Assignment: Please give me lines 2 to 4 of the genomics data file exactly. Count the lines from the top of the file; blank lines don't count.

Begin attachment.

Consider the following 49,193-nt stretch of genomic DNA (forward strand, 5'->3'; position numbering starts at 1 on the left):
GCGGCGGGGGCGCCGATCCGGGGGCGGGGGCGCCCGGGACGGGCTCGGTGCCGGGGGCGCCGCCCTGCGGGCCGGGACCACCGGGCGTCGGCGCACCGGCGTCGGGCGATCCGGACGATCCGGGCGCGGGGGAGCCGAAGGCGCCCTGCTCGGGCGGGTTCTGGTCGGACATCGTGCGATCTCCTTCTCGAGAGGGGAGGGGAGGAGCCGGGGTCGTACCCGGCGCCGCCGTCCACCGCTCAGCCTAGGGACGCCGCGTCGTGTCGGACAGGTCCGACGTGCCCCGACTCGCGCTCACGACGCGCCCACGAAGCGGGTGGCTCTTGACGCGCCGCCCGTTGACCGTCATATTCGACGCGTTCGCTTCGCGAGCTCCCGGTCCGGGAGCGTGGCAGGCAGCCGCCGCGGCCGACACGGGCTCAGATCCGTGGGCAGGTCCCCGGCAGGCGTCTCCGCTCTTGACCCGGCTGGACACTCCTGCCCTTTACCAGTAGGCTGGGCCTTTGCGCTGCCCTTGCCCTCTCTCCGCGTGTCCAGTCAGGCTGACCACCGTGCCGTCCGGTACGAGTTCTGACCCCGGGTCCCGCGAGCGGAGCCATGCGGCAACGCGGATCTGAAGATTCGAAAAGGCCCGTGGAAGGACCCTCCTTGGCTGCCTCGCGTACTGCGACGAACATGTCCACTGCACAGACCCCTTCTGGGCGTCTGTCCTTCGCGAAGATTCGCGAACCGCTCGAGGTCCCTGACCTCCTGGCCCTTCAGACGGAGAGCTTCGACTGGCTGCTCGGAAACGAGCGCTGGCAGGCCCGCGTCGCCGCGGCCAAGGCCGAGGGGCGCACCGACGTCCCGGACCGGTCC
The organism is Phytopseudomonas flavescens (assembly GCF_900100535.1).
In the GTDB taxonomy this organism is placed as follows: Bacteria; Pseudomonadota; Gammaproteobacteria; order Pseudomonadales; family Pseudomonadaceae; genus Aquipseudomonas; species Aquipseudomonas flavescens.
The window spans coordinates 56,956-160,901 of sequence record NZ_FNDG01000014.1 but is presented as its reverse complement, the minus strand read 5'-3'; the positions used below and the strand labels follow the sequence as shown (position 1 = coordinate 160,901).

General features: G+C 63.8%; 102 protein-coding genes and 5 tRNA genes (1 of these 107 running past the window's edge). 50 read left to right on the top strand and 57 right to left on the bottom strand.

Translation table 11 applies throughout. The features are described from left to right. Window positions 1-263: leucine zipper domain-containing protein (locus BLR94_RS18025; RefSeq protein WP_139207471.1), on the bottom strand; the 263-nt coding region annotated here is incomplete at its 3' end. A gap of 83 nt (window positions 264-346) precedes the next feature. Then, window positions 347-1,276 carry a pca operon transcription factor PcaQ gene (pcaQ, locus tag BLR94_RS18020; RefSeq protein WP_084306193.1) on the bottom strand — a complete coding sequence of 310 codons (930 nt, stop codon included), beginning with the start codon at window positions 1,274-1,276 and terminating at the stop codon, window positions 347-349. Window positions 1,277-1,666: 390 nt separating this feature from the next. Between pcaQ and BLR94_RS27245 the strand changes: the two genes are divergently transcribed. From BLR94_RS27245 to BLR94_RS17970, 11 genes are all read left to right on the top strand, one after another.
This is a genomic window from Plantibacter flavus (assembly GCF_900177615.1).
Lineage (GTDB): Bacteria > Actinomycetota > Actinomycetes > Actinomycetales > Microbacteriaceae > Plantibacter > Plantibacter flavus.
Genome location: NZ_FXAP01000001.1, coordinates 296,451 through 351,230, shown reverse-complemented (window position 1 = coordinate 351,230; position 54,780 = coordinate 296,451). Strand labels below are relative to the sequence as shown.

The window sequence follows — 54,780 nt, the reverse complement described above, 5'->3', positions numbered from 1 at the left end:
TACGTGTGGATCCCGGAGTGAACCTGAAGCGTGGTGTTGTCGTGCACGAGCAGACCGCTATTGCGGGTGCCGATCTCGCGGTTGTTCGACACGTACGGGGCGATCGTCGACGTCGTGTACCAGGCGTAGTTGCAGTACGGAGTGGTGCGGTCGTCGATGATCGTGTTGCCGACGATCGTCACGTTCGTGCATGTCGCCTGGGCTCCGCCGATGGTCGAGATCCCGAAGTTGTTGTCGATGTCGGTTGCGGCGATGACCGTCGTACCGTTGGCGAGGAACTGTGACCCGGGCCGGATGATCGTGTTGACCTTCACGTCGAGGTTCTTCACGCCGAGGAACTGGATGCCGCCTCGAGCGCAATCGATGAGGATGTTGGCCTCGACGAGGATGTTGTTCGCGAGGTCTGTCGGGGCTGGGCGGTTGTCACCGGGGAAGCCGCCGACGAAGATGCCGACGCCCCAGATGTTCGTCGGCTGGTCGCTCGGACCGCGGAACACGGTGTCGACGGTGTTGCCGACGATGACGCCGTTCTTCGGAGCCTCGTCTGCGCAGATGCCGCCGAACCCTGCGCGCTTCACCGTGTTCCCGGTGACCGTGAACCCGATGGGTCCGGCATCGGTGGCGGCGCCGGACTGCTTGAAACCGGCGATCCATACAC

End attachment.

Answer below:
GCGGCGGGGGCGCCGATCCGGGGGCGGGGGCGCCCGGGACGGGCTCGGTGCCGGGGGCGCCGCCCTGCGGGCCGGGACCACCGGGCGTCGGCGCACCGGCGTCGGGCGATCCGGACGATCCGGGCGCGGGGGAGCCGAAGGCGCCCTGCTCGGGCGGGTTCTGGTCGGACATCGTGCGATCTCCTTCTCGAGAGGGGAGGGGAGGAGCCGGGGTCGTACCCGGCGCCGCCGTCCACCGCTCAGCCTAGGGACGCCGCGTCGTGTCGGACAGGTCCGACGTGCCCCGACTCGCGCTCACGACGCGCCCACGAAGCGGGTGGCTCTTGACGCGCCGCCCGTTGACCGTCATATTCGACGCGTTCGCTTCGCGAGCTCCCGGTCCGGGAGCGTGGCAGGCAGCCGCCGCGGCCGACACGGGCTCAGATCCGTGGGCAGGTCCCCGGCAGGCGTCTCCGCTCTTGACCCGGCTGGACACTCCTGCCCTTTACCAGTAGGCTGGGCCTTTGCGCTGCCCTTGCCCTCTCTCCGCGTGTCCAGTCAGGCTGACCACCGTGCCGTCCGGTACGAGTTCTGACCCCGGGTCCCGCGAGCGGAGCCATGCGGCAACGCGGATCTGAAGATTCGAAAAGGCCCGTGGAAGGACCCTCCTTGGCTGCCTCGCGTACTGCGACGAACATGTCCACTGCACAGACCCCTTCTGGGCGTCTGTCCTTCGCGAAGATTCGCGAACCGCTCGAGGTCCCTGACCTCCTGGCCCTTCAGACGGAGAGCTTCGACTGGCTGCTCGGAAACGAGCGCTGGCAGGCCCGCGTCGCCGCGGCCAAGGCCGAGGGGCGCACCGACGTCCCGGACCGGTCC
The organism is Phytopseudomonas flavescens (assembly GCF_900100535.1).
In the GTDB taxonomy this organism is placed as follows: Bacteria; Pseudomonadota; Gammaproteobacteria; order Pseudomonadales; family Pseudomonadaceae; genus Aquipseudomonas; species Aquipseudomonas flavescens.